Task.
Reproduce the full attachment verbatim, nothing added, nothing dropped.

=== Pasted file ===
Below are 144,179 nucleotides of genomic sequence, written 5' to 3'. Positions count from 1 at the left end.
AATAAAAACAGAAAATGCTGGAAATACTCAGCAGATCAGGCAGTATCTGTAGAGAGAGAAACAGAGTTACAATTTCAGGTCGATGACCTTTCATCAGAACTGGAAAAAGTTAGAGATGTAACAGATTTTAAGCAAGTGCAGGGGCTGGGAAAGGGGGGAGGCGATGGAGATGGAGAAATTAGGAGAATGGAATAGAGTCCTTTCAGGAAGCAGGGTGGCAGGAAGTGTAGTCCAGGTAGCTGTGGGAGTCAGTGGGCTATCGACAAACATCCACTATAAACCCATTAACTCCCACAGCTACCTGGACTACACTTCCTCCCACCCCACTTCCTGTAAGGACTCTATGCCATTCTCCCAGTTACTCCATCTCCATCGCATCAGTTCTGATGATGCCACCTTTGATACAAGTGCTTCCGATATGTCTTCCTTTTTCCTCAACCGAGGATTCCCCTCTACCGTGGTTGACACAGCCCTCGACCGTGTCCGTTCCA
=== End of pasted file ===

Below are 144,179 nucleotides of genomic sequence, written 5' to 3'. Positions count from 1 at the left end.
AATAAAAACAGAAAATGCTGGAAATACTCAGCAGATCAGGCAGTATCTGTAGAGAGAGAAACAGAGTTACAATTTCAGGTCGATGACCTTTCATCAGAACTGGAAAAAGTTAGAGATGTAACAGATTTTAAGCAAGTGCAGGGGCTGGGAAAGGGGGGAGGCGATGGAGATGGAGAAATTAGGAGAATGGAATAGAGTCCTTTCAGGAAGCAGGGTGGCAGGAAGTGTAGTCCAGGTAGCTGTGGGAGTCAGTGGGCTATCGACAAACATCCACTATAAACCCATTAACTCCCACAGCTACCTGGACTACACTTCCTCCCACCCCACTTCCTGTAAGGACTCTATGCCATTCTCCCAGTTACTCCATCTCCATCGCATCAGTTCTGATGATGCCACCTTTGATACAAGTGCTTCCGATATGTCTTCCTTTTTCCTCAACCGAGGATTCCCCTCTACCGTGGTTGACACAGCCCTCGACCGTGTCCGTTCCA